The US has finally discovered whom to blame for the ongoing escalation of the conflict in Libya.
On May 26, the US African Command (AFRICOM) claimed that Russia had deployed warplanes to Libya to support the Libyan National Army of Field Marshal Khalifa Haftar. It said that Russia is expanding its “military footprint in Africa using government-supported mercenary groups like Wagner”.
According to the US military, “If Russia seizes basing on Libya’s coast, the next logical step is they deploy permanent long-range anti-access area denial (A2AD) capabilities.” This, AFRICOM warned, “will create very real security concerns on Europe’s southern flank”. On top of this, it declared, as might be expected, that it is the Russians who are destabilizing the situation in the country; like there was no 2011 NATO invasion that destroyed Libyan statehood and threw the country into a state of permanent chaos.
To make the fearmongering more successful, the Pentagon released shady undated photos of Russian MiG-29, Su-24, Su-34, and Su-35s flying at undisclosed locations and an image of the Al-Jufra air field in Libya with a single MiG-29.
However, if Turkey and NATO member states continue sending their own military specialists, weapons and military equipment to radical, al-Qaeda-like militant groups operating under the brand of the Government of National Accord, Russia really could consider joining more directly the efforts of the UAE and Egypt, who back the Libyan National Army. Until now, Moscow has been mostly focused on providing a distant diplomatic support to them.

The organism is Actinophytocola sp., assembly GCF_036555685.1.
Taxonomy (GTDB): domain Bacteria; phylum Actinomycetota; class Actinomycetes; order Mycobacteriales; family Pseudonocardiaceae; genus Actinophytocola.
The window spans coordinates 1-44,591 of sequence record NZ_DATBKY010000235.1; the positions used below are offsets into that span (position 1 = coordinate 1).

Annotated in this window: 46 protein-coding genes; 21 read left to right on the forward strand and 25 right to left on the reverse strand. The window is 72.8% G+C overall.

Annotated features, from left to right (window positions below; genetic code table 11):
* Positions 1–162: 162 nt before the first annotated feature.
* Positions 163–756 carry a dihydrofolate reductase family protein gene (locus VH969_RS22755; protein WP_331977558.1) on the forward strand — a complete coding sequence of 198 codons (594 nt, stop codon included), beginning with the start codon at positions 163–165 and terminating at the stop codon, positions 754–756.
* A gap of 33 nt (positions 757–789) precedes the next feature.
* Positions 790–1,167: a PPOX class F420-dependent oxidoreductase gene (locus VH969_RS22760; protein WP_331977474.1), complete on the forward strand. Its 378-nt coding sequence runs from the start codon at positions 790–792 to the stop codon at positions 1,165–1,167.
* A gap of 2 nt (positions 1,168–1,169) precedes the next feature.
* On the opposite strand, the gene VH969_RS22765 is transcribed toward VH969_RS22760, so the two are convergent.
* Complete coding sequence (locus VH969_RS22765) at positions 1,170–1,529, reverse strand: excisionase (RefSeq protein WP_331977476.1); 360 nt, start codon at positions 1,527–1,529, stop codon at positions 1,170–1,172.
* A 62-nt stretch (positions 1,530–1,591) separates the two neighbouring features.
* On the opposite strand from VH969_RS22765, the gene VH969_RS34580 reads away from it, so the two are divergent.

Meanwhile, the number of militants deployed by Turkey from Syria’s northwest to Libya to fight on the side of the Government of National Accord reportedly reached 8,000. A large part of them either sympathizes with al-Qaeda ideology or has been directly involved in cooperation with the former official branch of al-Qaeda in Syria, Hayat Tahrir al-Sham. Over the past years, the Libyan National Army has broken the backs of al-Qaeda-linked groups and cleared them from most of the country. The local branch of ISIS also lost its positions in northern Libya due to its inability to come to an understanding with pro-GNA forces and their foreign backers. But now, the growing terrorist threat is once again becoming an important factor of the conflict.